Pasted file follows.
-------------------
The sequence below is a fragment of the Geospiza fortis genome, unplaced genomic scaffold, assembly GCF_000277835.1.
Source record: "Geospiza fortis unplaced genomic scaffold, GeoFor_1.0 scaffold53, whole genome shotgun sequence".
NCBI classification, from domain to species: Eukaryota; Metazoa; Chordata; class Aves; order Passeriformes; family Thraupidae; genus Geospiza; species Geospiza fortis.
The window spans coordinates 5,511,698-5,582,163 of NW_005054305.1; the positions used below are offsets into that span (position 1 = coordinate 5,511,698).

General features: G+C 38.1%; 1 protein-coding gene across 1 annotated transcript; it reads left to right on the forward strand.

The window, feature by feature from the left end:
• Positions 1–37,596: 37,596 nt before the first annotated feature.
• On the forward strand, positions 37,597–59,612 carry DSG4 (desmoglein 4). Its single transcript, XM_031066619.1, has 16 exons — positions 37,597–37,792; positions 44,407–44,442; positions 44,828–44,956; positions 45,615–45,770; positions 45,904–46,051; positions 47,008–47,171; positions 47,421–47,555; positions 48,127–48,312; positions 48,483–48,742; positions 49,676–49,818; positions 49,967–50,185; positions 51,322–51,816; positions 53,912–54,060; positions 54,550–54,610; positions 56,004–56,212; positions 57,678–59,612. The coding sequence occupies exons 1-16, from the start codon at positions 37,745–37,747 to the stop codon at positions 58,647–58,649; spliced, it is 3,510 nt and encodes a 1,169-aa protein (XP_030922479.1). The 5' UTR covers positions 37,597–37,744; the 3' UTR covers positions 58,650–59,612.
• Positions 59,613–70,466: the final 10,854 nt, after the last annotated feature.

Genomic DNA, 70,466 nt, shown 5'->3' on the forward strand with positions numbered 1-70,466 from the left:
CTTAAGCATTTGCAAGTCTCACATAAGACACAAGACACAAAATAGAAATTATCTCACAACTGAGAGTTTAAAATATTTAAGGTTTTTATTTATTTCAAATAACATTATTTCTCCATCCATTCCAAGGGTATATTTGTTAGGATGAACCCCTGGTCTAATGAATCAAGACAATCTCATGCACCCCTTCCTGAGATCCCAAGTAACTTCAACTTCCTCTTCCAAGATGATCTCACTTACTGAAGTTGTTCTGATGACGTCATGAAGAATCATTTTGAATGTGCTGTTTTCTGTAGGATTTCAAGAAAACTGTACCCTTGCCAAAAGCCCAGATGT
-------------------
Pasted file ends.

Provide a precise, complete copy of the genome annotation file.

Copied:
The sequence below is a fragment of the Geospiza fortis genome, unplaced genomic scaffold, assembly GCF_000277835.1.
Source record: "Geospiza fortis unplaced genomic scaffold, GeoFor_1.0 scaffold53, whole genome shotgun sequence".
NCBI classification, from domain to species: Eukaryota; Metazoa; Chordata; class Aves; order Passeriformes; family Thraupidae; genus Geospiza; species Geospiza fortis.
The window spans coordinates 5,511,698-5,582,163 of NW_005054305.1; the positions used below are offsets into that span (position 1 = coordinate 5,511,698).

General features: G+C 38.1%; 1 protein-coding gene across 1 annotated transcript; it reads left to right on the forward strand.

The window, feature by feature from the left end:
• Positions 1–37,596: 37,596 nt before the first annotated feature.
• On the forward strand, positions 37,597–59,612 carry DSG4 (desmoglein 4). Its single transcript, XM_031066619.1, has 16 exons — positions 37,597–37,792; positions 44,407–44,442; positions 44,828–44,956; positions 45,615–45,770; positions 45,904–46,051; positions 47,008–47,171; positions 47,421–47,555; positions 48,127–48,312; positions 48,483–48,742; positions 49,676–49,818; positions 49,967–50,185; positions 51,322–51,816; positions 53,912–54,060; positions 54,550–54,610; positions 56,004–56,212; positions 57,678–59,612. The coding sequence occupies exons 1-16, from the start codon at positions 37,745–37,747 to the stop codon at positions 58,647–58,649; spliced, it is 3,510 nt and encodes a 1,169-aa protein (XP_030922479.1). The 5' UTR covers positions 37,597–37,744; the 3' UTR covers positions 58,650–59,612.
• Positions 59,613–70,466: the final 10,854 nt, after the last annotated feature.

Genomic DNA, 70,466 nt, shown 5'->3' on the forward strand with positions numbered 1-70,466 from the left:
CTTAAGCATTTGCAAGTCTCACATAAGACACAAGACACAAAATAGAAATTATCTCACAACTGAGAGTTTAAAATATTTAAGGTTTTTATTTATTTCAAATAACATTATTTCTCCATCCATTCCAAGGGTATATTTGTTAGGATGAACCCCTGGTCTAATGAATCAAGACAATCTCATGCACCCCTTCCTGAGATCCCAAGTAACTTCAACTTCCTCTTCCAAGATGATCTCACTTACTGAAGTTGTTCTGATGACGTCATGAAGAATCATTTTGAATGTGCTGTTTTCTGTAGGATTTCAAGAAAACTGTACCCTTGCCAAAAGCCCAGATGT